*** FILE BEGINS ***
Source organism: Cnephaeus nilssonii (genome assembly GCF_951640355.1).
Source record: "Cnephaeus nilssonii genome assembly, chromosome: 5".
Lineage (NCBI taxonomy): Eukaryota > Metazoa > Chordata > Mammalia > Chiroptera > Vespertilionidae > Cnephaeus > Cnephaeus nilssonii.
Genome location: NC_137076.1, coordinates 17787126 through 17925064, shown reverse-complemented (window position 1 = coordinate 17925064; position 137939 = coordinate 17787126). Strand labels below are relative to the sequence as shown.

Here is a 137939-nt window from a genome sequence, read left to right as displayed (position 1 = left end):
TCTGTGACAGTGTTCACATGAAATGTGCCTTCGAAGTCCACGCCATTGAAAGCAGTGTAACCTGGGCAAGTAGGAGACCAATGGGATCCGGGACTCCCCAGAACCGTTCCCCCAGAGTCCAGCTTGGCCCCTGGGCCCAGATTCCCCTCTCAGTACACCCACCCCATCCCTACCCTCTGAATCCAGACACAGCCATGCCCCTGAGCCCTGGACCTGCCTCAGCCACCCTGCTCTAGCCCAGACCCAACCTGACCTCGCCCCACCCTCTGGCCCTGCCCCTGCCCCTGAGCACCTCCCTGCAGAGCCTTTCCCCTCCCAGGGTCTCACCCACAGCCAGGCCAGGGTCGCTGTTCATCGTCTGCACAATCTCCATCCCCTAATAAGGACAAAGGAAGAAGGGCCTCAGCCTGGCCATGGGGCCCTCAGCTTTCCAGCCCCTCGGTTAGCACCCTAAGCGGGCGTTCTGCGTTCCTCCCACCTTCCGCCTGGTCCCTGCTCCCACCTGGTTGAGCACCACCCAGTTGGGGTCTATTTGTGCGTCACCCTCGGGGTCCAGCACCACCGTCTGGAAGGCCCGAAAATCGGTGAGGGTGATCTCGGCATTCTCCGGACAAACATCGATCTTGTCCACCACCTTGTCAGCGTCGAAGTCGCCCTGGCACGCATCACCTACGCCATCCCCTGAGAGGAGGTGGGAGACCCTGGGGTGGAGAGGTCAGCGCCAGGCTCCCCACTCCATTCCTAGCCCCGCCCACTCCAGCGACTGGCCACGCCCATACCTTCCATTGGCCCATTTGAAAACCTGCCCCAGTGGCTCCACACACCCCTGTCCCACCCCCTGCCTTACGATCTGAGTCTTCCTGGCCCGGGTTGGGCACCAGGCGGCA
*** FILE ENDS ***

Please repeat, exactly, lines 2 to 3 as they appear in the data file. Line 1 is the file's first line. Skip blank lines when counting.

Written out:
Source record: "Cnephaeus nilssonii genome assembly, chromosome: 5".
Lineage (NCBI taxonomy): Eukaryota > Metazoa > Chordata > Mammalia > Chiroptera > Vespertilionidae > Cnephaeus > Cnephaeus nilssonii.